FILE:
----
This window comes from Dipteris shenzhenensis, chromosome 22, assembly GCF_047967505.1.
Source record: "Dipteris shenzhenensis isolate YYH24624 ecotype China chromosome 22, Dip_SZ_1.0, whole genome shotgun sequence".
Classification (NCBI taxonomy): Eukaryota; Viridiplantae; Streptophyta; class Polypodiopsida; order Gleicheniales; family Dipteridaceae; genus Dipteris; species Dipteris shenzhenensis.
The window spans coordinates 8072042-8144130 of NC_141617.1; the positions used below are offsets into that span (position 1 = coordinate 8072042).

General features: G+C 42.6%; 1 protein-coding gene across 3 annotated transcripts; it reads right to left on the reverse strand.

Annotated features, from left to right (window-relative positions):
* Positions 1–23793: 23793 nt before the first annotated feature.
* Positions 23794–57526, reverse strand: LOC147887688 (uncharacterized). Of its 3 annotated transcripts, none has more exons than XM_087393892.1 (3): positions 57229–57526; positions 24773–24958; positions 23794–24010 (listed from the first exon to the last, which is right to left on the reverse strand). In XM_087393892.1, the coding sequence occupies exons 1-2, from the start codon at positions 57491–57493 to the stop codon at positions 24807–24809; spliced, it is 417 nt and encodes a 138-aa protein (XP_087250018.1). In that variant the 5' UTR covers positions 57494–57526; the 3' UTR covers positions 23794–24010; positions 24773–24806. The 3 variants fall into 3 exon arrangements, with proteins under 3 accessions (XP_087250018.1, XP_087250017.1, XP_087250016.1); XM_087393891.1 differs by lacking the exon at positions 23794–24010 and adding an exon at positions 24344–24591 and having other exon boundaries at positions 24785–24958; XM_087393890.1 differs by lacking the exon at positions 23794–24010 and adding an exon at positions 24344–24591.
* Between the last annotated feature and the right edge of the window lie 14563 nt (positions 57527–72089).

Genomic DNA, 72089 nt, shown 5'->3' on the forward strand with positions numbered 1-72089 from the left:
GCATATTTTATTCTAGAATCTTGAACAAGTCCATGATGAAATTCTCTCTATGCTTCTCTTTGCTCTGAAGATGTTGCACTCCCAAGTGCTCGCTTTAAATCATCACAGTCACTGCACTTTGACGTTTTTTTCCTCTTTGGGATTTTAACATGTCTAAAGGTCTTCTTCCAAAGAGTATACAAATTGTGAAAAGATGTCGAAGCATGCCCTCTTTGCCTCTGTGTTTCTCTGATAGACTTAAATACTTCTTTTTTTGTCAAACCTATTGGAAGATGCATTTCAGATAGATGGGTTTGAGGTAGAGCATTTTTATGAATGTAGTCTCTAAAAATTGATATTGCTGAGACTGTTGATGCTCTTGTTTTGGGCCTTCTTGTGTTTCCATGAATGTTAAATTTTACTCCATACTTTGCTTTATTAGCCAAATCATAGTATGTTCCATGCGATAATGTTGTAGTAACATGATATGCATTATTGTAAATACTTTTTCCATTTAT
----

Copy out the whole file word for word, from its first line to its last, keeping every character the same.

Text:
This window comes from Dipteris shenzhenensis, chromosome 22, assembly GCF_047967505.1.
Source record: "Dipteris shenzhenensis isolate YYH24624 ecotype China chromosome 22, Dip_SZ_1.0, whole genome shotgun sequence".
Classification (NCBI taxonomy): Eukaryota; Viridiplantae; Streptophyta; class Polypodiopsida; order Gleicheniales; family Dipteridaceae; genus Dipteris; species Dipteris shenzhenensis.
The window spans coordinates 8072042-8144130 of NC_141617.1; the positions used below are offsets into that span (position 1 = coordinate 8072042).

General features: G+C 42.6%; 1 protein-coding gene across 3 annotated transcripts; it reads right to left on the reverse strand.

Annotated features, from left to right (window-relative positions):
* Positions 1–23793: 23793 nt before the first annotated feature.
* Positions 23794–57526, reverse strand: LOC147887688 (uncharacterized). Of its 3 annotated transcripts, none has more exons than XM_087393892.1 (3): positions 57229–57526; positions 24773–24958; positions 23794–24010 (listed from the first exon to the last, which is right to left on the reverse strand). In XM_087393892.1, the coding sequence occupies exons 1-2, from the start codon at positions 57491–57493 to the stop codon at positions 24807–24809; spliced, it is 417 nt and encodes a 138-aa protein (XP_087250018.1). In that variant the 5' UTR covers positions 57494–57526; the 3' UTR covers positions 23794–24010; positions 24773–24806. The 3 variants fall into 3 exon arrangements, with proteins under 3 accessions (XP_087250018.1, XP_087250017.1, XP_087250016.1); XM_087393891.1 differs by lacking the exon at positions 23794–24010 and adding an exon at positions 24344–24591 and having other exon boundaries at positions 24785–24958; XM_087393890.1 differs by lacking the exon at positions 23794–24010 and adding an exon at positions 24344–24591.
* Between the last annotated feature and the right edge of the window lie 14563 nt (positions 57527–72089).

Genomic DNA, 72089 nt, shown 5'->3' on the forward strand with positions numbered 1-72089 from the left:
GCATATTTTATTCTAGAATCTTGAACAAGTCCATGATGAAATTCTCTCTATGCTTCTCTTTGCTCTGAAGATGTTGCACTCCCAAGTGCTCGCTTTAAATCATCACAGTCACTGCACTTTGACGTTTTTTTCCTCTTTGGGATTTTAACATGTCTAAAGGTCTTCTTCCAAAGAGTATACAAATTGTGAAAAGATGTCGAAGCATGCCCTCTTTGCCTCTGTGTTTCTCTGATAGACTTAAATACTTCTTTTTTTGTCAAACCTATTGGAAGATGCATTTCAGATAGATGGGTTTGAGGTAGAGCATTTTTATGAATGTAGTCTCTAAAAATTGATATTGCTGAGACTGTTGATGCTCTTGTTTTGGGCCTTCTTGTGTTTCCATGAATGTTAAATTTTACTCCATACTTTGCTTTATTAGCCAAATCATAGTATGTTCCATGCGATAATGTTGTAGTAACATGATATGCATTATTGTAAATACTTTTTCCATTTAT